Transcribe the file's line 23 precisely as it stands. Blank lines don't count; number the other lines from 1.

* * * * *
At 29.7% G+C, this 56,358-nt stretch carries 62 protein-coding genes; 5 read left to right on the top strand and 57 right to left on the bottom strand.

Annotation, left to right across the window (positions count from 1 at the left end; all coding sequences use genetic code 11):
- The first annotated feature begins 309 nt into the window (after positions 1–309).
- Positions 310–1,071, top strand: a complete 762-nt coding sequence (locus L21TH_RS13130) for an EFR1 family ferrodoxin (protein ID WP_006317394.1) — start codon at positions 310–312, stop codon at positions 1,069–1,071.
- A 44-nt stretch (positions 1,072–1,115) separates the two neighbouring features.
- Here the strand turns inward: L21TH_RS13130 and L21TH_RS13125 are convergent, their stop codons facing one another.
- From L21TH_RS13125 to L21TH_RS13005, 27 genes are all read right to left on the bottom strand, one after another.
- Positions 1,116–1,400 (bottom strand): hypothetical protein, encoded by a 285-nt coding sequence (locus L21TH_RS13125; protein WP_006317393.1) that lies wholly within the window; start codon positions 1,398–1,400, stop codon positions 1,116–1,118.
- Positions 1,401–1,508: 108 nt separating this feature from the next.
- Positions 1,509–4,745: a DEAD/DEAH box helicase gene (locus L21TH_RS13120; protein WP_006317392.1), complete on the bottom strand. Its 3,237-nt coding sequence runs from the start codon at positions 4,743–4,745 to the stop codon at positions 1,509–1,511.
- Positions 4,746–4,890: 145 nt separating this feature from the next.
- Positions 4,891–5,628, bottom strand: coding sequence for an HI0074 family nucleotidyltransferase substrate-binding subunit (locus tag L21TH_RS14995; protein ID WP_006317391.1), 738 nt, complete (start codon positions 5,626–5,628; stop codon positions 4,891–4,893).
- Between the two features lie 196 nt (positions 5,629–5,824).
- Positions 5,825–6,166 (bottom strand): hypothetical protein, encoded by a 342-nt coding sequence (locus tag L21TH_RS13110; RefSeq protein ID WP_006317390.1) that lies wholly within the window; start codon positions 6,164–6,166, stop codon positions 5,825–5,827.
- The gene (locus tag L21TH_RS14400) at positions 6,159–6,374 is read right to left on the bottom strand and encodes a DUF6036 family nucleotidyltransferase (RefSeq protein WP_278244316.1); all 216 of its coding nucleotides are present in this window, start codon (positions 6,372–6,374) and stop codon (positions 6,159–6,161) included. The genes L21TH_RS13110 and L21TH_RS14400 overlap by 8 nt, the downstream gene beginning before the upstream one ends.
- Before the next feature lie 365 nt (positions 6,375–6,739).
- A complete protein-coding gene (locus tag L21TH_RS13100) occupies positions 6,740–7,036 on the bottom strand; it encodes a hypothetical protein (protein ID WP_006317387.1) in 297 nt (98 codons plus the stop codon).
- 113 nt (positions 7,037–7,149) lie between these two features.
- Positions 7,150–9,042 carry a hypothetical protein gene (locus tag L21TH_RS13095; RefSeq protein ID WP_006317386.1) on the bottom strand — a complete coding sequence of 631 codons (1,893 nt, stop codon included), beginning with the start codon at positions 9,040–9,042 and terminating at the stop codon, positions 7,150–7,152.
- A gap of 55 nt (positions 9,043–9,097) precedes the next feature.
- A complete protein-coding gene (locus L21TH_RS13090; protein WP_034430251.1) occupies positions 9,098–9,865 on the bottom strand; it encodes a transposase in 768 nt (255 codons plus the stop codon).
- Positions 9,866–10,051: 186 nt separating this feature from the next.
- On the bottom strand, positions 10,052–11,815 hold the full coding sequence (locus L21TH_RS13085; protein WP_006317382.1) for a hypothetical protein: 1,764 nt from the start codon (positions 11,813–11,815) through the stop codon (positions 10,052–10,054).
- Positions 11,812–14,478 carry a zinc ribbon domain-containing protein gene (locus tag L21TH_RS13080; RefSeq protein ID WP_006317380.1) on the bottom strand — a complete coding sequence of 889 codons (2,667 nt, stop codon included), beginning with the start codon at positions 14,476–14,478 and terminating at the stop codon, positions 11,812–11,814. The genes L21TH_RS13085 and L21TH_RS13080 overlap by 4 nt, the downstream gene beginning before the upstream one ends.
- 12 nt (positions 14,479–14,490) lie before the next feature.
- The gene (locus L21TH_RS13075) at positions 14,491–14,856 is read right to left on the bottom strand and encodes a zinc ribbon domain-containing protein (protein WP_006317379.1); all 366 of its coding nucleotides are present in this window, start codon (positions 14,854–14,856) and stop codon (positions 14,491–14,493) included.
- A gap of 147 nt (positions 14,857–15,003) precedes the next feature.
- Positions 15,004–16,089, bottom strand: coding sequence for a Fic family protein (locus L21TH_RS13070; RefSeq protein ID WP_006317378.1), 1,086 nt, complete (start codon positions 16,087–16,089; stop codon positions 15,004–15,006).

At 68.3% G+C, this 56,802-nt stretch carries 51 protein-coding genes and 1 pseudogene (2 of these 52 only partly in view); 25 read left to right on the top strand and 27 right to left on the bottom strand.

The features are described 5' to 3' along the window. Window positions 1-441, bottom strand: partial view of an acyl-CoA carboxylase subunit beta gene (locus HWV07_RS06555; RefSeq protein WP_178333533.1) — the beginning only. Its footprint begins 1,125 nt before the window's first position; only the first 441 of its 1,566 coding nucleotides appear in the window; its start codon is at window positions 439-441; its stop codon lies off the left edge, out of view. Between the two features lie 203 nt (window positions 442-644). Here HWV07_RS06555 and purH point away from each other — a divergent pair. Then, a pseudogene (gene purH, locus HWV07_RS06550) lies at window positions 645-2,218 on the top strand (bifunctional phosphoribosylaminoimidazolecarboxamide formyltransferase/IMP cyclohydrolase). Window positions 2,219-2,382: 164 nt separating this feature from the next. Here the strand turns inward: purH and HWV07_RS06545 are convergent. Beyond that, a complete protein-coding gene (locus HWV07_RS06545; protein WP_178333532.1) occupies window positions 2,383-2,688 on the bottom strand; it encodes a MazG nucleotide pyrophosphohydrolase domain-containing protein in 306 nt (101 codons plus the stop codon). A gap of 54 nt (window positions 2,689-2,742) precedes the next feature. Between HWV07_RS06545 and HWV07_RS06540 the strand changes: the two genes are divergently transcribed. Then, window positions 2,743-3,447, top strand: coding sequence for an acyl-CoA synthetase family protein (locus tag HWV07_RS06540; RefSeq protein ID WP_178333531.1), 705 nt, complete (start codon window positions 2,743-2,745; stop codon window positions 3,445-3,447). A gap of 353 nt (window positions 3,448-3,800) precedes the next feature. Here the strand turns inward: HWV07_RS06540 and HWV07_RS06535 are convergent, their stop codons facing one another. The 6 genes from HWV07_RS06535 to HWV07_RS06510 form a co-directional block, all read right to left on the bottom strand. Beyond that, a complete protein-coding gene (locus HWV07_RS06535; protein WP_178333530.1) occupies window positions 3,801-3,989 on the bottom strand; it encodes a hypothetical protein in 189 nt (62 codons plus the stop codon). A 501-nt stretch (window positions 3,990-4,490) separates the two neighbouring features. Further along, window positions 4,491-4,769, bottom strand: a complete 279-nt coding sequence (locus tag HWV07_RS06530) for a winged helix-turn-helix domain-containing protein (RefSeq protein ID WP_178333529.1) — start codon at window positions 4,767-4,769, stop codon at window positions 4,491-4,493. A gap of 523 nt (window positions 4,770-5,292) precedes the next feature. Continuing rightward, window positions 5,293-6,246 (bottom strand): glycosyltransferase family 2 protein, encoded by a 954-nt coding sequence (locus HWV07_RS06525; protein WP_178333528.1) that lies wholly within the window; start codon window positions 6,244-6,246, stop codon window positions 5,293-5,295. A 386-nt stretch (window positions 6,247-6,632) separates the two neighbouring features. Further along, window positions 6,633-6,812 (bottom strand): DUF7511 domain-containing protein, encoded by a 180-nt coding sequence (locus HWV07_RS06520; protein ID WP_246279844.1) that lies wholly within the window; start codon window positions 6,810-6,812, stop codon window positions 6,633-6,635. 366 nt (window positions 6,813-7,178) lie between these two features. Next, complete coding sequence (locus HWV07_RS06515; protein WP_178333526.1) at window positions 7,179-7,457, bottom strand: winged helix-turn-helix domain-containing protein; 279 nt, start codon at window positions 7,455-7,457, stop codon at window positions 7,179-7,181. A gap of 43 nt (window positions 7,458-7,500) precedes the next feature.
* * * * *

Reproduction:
- On the bottom strand, positions 10,052–11,815 hold the full coding sequence (locus L21TH_RS13085; protein WP_006317382.1) for a hypothetical protein: 1,764 nt from the start codon (positions 11,813–11,815) through the stop codon (positions 10,052–10,054).